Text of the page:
Sunday, September 6, 2009

Overachieving Children - Should We Stop Them?

I've been seeing quite a few of these news items lately, and it makes me wonder: should we stifle overachievers? Is it dangerous for them to work so long and hard on a goal which may be their own, or may have been driven by coaches who the children respect so greatly.

As a swimmer, I don't see a problem with 9-year-old Shristi Singh's 16 hours swim to set a world record. She was in a controlled environment - a heated pool with walls and a crowd and lighting. She'd been training for it and, honestly, any young swimmer worth her salt can swim endlessly by this age. Think about the energy kids expend running the streets, running in parks, running up and down their halls. Once you master swimming, it's really floating with some propulsion. She didn't have to swim at max speed; just had to keep moving forward. And at every wall, she got a boost from her pushoff. Did she do open turns? That gives her a breather at every wall - a rest however short every 30 seconds or less.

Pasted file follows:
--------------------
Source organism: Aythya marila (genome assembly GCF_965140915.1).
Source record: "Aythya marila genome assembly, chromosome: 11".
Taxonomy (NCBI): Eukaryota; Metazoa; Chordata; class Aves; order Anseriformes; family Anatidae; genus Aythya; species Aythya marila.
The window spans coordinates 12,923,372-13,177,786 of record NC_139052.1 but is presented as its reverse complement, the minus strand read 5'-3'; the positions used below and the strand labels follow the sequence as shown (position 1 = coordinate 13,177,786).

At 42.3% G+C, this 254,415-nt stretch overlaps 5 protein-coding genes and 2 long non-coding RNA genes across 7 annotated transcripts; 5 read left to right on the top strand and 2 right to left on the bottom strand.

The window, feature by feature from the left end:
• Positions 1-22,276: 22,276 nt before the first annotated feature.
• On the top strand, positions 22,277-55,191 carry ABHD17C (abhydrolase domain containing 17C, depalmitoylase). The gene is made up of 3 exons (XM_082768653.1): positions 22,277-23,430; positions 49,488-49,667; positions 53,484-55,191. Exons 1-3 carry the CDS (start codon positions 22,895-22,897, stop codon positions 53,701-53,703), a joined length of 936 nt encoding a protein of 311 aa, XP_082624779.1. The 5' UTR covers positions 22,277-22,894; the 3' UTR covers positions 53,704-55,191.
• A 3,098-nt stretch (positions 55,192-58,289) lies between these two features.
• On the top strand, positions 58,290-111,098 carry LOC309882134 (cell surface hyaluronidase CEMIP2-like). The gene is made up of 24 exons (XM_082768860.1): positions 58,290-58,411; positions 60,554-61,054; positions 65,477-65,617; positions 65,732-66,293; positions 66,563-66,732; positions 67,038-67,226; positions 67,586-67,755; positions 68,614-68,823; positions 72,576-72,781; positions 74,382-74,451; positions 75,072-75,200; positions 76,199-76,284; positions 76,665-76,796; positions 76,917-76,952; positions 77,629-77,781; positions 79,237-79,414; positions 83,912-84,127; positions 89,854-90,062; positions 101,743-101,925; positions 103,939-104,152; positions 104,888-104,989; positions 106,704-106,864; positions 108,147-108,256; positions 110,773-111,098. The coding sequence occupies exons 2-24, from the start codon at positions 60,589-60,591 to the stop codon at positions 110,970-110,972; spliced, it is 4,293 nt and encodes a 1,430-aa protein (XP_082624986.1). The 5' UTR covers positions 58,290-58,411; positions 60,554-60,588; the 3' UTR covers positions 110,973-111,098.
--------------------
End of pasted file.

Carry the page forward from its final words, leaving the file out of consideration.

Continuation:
Then there's 13-year-old Laura Dekker who hopes to become the youngest person to sail solo around the world. Dutch courts have taken her into custody to protect her from her dream. She was born on a sailboat and spent her first four years on the ocean. She's been sailing solo since she was 10. I'd be terrified for my child if, at 13, she wanted to circumnavigate the globe alone. So many things could go wrong. And parents want to protect their children as long as possible. But in this case, it's not her parents trying to stop her (though media report they initially did try to discourage her, they're behind her now). It's government.

There are other recent world-record breaking children. Should swimming or sailing be disallowed when wing walking by an 8 year old or 10-year-old bull fighter (though he won't be recognized by Guiness). And why celebrate the world's fattest child (322 pounds at age 9)?

Who should determine when a child's goals are too dangerous? Who is responsible for the children? Parents or government? And why is it we celebrate obesity when human achievement is shoved to the wayside?

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1 comment:

  1. Very interesting post. Our limits of what kinds of interests children are allowed to pursue are indeed defined by our culture and fears.

    This makes me think of video games, in particular.


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